Donald Trump seems to be on a mission to not only alienate the public but have them at the gates of the White House with pitchforks. The US president triggered world-wide outrage with his latest comments regarding the 11 August Charlottesville violence.
"You also had some very fine people on both sides," Trump said at a press conference on 15 August. "You had many people in that group other than neo-Nazis and white nationalists. The press has treated them absolutely unfairly. Now, in the other group also, you had some fine people but you also had troublemakers.
"What about the alt left that came charging at, as you say, at the alt right? Do they have any assemblage of guilt?" he said, throwing the blame on the counter-demonstrators. "What about the fact that they came charging with clubs in their hands swinging clubs? Do they have any problem? I think they do."
In his remarks on Tuesday, the president made it evident that he did not plan on taking a strong stand against the white supremacist groups. "You had a group on one side that was bad, and you had a group on the other side that was also very violent. And nobody wants to say that, but I'll say it right now."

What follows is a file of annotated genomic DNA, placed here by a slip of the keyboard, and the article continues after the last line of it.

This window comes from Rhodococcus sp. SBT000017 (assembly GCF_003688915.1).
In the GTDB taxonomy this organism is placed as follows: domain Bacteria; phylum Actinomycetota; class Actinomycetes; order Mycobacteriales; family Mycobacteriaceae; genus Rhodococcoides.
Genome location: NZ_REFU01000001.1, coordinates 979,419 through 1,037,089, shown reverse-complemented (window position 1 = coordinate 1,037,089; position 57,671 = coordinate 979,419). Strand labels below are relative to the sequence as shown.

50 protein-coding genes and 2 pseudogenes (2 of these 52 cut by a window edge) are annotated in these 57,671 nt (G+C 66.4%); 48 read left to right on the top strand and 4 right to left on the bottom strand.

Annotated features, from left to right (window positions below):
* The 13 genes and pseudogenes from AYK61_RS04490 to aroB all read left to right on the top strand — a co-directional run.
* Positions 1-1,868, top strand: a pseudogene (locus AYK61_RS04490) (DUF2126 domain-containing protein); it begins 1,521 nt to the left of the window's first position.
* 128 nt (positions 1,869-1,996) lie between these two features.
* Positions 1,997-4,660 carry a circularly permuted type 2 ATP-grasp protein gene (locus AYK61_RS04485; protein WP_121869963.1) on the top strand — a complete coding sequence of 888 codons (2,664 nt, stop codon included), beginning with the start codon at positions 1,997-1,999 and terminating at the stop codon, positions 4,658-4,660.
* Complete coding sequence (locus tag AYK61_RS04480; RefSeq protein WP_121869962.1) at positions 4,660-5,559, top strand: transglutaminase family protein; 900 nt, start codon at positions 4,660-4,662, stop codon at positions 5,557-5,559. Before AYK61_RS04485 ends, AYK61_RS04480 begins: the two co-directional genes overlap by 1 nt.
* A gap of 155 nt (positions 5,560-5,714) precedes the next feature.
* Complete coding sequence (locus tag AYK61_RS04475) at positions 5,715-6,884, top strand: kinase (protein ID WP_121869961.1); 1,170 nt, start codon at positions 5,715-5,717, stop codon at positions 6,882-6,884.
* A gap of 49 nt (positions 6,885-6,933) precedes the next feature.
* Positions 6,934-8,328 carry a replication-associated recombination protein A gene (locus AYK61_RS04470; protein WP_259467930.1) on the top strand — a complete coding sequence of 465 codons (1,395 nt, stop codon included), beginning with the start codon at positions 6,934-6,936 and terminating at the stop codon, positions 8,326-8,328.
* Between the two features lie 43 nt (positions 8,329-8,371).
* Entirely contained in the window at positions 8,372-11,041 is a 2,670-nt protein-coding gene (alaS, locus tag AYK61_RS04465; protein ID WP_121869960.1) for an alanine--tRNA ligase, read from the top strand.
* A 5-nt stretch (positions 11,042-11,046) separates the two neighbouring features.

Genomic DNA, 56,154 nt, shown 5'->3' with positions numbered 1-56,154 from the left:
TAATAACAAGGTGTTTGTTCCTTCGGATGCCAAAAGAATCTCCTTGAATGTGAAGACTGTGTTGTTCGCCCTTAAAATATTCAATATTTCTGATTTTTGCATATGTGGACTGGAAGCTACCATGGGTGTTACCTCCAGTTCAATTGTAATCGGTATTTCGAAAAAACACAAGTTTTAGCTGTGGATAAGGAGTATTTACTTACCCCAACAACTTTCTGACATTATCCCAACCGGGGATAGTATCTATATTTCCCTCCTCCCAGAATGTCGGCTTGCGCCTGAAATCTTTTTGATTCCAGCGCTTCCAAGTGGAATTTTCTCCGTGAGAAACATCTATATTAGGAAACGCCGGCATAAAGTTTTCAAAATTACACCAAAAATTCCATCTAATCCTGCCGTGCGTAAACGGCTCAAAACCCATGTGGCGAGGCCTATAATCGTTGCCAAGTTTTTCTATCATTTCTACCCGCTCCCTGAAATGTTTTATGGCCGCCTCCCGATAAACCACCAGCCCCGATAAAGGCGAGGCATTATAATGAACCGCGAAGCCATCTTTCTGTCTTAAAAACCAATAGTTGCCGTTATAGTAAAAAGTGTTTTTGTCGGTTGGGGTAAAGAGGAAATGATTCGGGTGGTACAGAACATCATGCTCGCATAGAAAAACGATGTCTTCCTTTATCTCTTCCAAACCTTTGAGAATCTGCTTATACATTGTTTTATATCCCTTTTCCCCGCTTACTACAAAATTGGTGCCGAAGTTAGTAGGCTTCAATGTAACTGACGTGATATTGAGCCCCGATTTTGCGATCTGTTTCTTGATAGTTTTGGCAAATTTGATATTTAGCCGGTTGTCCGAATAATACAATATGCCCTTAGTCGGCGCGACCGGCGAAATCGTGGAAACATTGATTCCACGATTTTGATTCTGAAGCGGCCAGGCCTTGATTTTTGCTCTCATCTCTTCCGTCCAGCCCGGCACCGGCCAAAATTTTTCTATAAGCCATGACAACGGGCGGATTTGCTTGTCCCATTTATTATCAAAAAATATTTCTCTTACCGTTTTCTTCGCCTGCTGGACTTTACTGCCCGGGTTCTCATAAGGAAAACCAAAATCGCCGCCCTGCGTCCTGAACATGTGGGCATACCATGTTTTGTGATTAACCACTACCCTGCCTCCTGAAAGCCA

The public's anger over Trump's reluctance to pointedly admonish the pro-white and pro-fascist groups had already reached a boiling point by 15 August but his latest attempt at spreading the blame has tipped the pot, with people taking to Twitter to shame the Potus and demand his impeachment.
"Every past president that is still alive needs to come forward now and denounce Trump and advocate for him being declared unfit for office," comedienne Chelsea Handler wrote online while actress Elizabeth Banks stressed that "America's fate is not with the racist madman POTUS, it's with the 300 Republicans in Congress not impeaching him".
Across the pond, JK Rowling continued her commentary of US politics. "One good thing about that abomination of a speech: it's now impossible for any Trump supporter to pretend they don't know what he is," she tweeted.